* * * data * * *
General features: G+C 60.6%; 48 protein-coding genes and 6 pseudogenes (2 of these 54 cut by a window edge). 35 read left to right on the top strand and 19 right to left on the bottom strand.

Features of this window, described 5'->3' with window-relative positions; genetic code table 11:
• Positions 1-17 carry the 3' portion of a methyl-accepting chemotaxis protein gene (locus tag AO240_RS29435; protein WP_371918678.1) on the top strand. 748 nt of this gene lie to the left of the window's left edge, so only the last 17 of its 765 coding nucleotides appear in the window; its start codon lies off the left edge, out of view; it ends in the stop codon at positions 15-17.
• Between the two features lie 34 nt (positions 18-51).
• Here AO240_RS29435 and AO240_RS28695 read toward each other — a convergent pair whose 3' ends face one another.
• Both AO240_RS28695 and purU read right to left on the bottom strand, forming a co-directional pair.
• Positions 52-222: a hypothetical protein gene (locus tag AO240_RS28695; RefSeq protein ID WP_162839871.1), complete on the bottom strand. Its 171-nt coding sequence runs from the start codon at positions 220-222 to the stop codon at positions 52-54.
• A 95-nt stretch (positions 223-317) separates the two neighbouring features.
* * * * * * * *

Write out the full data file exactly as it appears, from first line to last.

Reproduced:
General features: G+C 60.6%; 48 protein-coding genes and 6 pseudogenes (2 of these 54 cut by a window edge). 35 read left to right on the top strand and 19 right to left on the bottom strand.

Features of this window, described 5'->3' with window-relative positions; genetic code table 11:
• Positions 1-17 carry the 3' portion of a methyl-accepting chemotaxis protein gene (locus tag AO240_RS29435; protein WP_371918678.1) on the top strand. 748 nt of this gene lie to the left of the window's left edge, so only the last 17 of its 765 coding nucleotides appear in the window; its start codon lies off the left edge, out of view; it ends in the stop codon at positions 15-17.
• Between the two features lie 34 nt (positions 18-51).
• Here AO240_RS29435 and AO240_RS28695 read toward each other — a convergent pair whose 3' ends face one another.
• Both AO240_RS28695 and purU read right to left on the bottom strand, forming a co-directional pair.
• Positions 52-222: a hypothetical protein gene (locus tag AO240_RS28695; RefSeq protein ID WP_162839871.1), complete on the bottom strand. Its 171-nt coding sequence runs from the start codon at positions 220-222 to the stop codon at positions 52-54.
• A 95-nt stretch (positions 223-317) separates the two neighbouring features.